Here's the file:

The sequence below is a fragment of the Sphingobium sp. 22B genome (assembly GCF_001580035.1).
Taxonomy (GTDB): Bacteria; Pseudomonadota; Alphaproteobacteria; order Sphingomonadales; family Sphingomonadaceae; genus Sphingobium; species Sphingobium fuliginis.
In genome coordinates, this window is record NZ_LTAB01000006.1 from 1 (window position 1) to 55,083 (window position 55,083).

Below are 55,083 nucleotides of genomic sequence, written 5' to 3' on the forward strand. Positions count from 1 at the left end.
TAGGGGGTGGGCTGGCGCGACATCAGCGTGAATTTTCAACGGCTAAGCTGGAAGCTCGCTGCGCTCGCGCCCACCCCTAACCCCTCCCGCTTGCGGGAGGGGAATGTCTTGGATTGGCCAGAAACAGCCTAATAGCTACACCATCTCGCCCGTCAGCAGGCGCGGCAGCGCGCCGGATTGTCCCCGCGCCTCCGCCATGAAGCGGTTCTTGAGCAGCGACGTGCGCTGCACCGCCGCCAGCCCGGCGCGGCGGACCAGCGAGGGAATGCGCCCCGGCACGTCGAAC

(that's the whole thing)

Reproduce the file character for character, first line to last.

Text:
The sequence below is a fragment of the Sphingobium sp. 22B genome (assembly GCF_001580035.1).
Taxonomy (GTDB): Bacteria; Pseudomonadota; Alphaproteobacteria; order Sphingomonadales; family Sphingomonadaceae; genus Sphingobium; species Sphingobium fuliginis.
In genome coordinates, this window is record NZ_LTAB01000006.1 from 1 (window position 1) to 55,083 (window position 55,083).

Below are 55,083 nucleotides of genomic sequence, written 5' to 3' on the forward strand. Positions count from 1 at the left end.
TAGGGGGTGGGCTGGCGCGACATCAGCGTGAATTTTCAACGGCTAAGCTGGAAGCTCGCTGCGCTCGCGCCCACCCCTAACCCCTCCCGCTTGCGGGAGGGGAATGTCTTGGATTGGCCAGAAACAGCCTAATAGCTACACCATCTCGCCCGTCAGCAGGCGCGGCAGCGCGCCGGATTGTCCCCGCGCCTCCGCCATGAAGCGGTTCTTGAGCAGCGACGTGCGCTGCACCGCCGCCAGCCCGGCGCGGCGGACCAGCGAGGGAATGCGCCCCGGCACGTCGAAC